There are many things that happen behind the wheel that affect the safety of your drivers, as well as the safety of others on the road. While things such as drunk, distracted and drowsy driving continue to garner plenty of attention as safety hazards, other practices might not be as well publicized when it comes to driving safety.
Hard braking and rapid acceleration are two practices that can immediately affect both safety and bottom-line costs. While these practices are more common than most safety managers may realize, they jeopardize the safety of other vehicles on the road — and that increases the likelihood of crashes leading to injury and death.
Learning to curb the driving habits that lead to hard braking and acceleration can significantly lower the odds of crashes and, at the same time, provide you with the benefit of better fuel economy.
Making the Financial Case for Better Braking
Even though safety is the main reason to avoid hard braking and acceleration, the financial benefits of safer driving practices are too important to overlook. In addition to fewer crashes, which means less money spent on insurance claims and auto repairs, the financial rewards of safe driving begin immediately and start with keeping more money in your company’s coffers.
One recent study by the Department of Transportation shows a clear correlation between safer driving and fuel economy. Using telematics to track driver behavior, researchers found that even though the drivers in the study were coached on how to improve their safe driving habits — not on how to save fuel — they consistently showed improved fuel economy as they adopted these safer driving habits and became less likely to accelerate sharply or use hard braking.
Each act of aggressive braking or acceleration increases fuel consumption by as much as a half-gallon of fuel, according to data from the Accident Research Centre at Monash University in Melbourne, Australia. Conversely, researchers also found that driving without harsh accelerations, hard braking or sudden lane changes resulted in less fuel consumption, as well as lower vehicle operation and maintenance costs.
Hard braking and aggressive acceleration increase wear and tear on vehicles, creating a greater need for repairs and compromising the vehicle’s safety. Over time, hard braking significantly decreases the lifespan of the brakes and wears out the pads, requiring them to be replaced more often.
Hard braking also places more pressure on the ball joints, suspension, wheel bearings and more. All of this wear and tear can be managed and minimized simply by having drivers adhere to safer braking and acceleration practices.
Safer Acceleration and Braking
Drivers who practice aggressive acceleration and hard braking create an unsafe environment for everyone on the road. According to Progressive Insurance’s Lead Foot Report, which used telematics data to analyze crash causation and situations, hard braking was one of the most predictive behaviors for the likelihood of future crashes.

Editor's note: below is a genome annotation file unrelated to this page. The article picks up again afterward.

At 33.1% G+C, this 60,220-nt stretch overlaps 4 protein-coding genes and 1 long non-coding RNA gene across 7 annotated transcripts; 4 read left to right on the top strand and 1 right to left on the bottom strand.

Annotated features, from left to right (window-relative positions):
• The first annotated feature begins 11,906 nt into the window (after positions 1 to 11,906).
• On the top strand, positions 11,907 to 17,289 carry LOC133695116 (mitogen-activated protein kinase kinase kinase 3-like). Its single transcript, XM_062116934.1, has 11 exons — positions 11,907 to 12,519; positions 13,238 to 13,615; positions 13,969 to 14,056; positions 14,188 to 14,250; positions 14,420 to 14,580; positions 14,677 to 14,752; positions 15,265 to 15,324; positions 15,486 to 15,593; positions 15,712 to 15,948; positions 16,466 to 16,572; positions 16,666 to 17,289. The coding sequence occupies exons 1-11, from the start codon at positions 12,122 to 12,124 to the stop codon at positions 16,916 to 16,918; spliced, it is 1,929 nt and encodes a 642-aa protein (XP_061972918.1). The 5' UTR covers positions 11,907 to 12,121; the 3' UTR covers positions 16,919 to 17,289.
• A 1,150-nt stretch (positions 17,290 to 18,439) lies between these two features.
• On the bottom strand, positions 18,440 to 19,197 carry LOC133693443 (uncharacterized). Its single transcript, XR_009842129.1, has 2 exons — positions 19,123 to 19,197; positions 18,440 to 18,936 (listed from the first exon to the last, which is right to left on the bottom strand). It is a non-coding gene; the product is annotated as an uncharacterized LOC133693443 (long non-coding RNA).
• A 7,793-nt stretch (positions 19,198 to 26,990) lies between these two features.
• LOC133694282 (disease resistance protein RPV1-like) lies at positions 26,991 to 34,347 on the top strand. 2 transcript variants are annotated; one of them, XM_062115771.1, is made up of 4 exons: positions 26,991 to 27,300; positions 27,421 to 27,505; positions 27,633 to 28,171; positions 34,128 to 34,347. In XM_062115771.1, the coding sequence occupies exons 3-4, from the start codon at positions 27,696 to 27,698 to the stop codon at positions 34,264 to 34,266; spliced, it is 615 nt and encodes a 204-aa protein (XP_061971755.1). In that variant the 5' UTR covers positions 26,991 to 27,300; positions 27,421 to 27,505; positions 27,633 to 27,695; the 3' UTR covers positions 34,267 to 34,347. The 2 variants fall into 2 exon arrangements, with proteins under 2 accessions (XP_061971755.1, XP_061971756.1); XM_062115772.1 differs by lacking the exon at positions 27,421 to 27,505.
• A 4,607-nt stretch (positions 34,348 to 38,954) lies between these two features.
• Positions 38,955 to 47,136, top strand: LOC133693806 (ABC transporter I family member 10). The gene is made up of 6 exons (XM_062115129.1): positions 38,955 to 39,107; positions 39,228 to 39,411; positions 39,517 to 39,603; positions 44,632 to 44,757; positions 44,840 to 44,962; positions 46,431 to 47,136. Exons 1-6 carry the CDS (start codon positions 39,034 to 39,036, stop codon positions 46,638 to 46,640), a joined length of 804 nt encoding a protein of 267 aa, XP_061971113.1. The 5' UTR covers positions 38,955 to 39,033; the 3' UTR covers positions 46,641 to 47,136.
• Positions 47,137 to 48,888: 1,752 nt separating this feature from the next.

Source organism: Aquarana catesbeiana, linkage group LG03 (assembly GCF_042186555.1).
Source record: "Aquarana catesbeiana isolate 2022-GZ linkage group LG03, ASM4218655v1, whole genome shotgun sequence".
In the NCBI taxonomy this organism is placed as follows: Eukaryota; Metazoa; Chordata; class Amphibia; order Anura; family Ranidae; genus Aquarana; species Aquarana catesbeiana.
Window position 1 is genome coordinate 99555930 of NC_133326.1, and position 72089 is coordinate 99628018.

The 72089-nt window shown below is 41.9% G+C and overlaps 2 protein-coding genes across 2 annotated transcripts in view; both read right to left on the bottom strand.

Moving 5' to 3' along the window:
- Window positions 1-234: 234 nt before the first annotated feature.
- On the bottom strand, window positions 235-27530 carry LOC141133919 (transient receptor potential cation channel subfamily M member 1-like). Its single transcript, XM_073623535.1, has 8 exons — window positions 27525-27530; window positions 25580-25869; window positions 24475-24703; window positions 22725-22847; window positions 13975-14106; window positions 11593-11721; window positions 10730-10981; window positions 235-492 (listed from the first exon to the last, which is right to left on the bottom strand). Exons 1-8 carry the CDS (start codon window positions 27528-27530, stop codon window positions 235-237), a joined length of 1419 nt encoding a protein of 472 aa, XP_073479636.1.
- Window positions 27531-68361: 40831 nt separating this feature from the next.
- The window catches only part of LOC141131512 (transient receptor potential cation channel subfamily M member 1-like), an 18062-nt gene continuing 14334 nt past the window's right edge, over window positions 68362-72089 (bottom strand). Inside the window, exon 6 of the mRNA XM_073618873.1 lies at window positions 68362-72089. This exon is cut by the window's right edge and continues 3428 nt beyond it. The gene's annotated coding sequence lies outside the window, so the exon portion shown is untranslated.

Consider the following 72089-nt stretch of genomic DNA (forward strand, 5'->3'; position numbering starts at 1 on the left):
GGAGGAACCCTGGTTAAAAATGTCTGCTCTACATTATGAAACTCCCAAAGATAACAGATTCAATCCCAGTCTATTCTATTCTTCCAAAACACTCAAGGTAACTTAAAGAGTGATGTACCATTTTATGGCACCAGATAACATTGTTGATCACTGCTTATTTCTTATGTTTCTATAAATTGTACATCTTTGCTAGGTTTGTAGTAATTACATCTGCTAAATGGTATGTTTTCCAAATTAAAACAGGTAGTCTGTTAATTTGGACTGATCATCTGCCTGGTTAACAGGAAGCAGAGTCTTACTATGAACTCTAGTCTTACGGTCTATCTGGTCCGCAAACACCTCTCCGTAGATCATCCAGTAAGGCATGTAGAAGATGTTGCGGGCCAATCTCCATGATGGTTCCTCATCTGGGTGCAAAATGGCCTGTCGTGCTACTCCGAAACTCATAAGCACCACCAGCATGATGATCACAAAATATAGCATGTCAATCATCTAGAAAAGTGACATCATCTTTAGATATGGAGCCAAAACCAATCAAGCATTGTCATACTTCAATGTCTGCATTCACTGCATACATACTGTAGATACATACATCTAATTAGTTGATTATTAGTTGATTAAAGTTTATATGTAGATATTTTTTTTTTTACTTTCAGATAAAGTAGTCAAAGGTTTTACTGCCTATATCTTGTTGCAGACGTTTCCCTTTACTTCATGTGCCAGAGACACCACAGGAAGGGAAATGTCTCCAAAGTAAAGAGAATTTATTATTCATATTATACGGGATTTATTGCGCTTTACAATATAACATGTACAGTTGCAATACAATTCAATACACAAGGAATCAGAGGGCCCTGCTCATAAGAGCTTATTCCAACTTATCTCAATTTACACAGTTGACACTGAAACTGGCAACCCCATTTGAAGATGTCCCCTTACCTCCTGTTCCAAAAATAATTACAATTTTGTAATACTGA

Teaching safer acceleration and braking techniques, as well as providing more insight into the needs and benefits of adopting better braking and acceleration practices, can change the driving behavior that leads to safer roads.
Arguably the most effective way to learn where drivers need correction in these areas is to use telematics to monitor their behavior behind the wheel.
What Telematics Can Teach Us
Telematics can provide a variety of data points that give insight into driver behavior, but it’s particularly effective when it comes to monitoring harsh driving actions like braking and accelerating. Using an accelerometer allows you to measure how quickly a driver is speeding up or slowing down.
The sensitivity of systems like the Smith360 telematics allows you to adjust devices to fit the type of vehicles you operate, ensuring that you can collect accurate data about the acceleration and braking behavior in every driver.
Using this information gives you insight into where improvement and instruction is needed. Since most rear-end collisions and hard braking incidents are caused by tailgating, educating drivers how to build and maintain a space cushion can correct this problem.
In some cases, harsh braking and acceleration are the results of driver frustration, so as a fleet safety manager, you need to be aware of this potential problem so you can provide the appropriate training and coping skills needed to ease that frustration and keep your drivers safer behind the wheel.
Monitoring hard braking and acceleration practices is the first step in correcting the problem. Being able to change driver practices to include safer braking and acceleration can protect you financially, as well as keep your fleet drivers safe.
Find out how Smith System’s’ Smith360 driver and fleet management tool can help you track driver behavior as well as monitor fuel usage, idling trends, mileage and more. A safer, more efficient fleet protects your assets, your company reputation and your profits. Telematics is a simple and effective way to roll out safety on a large scale.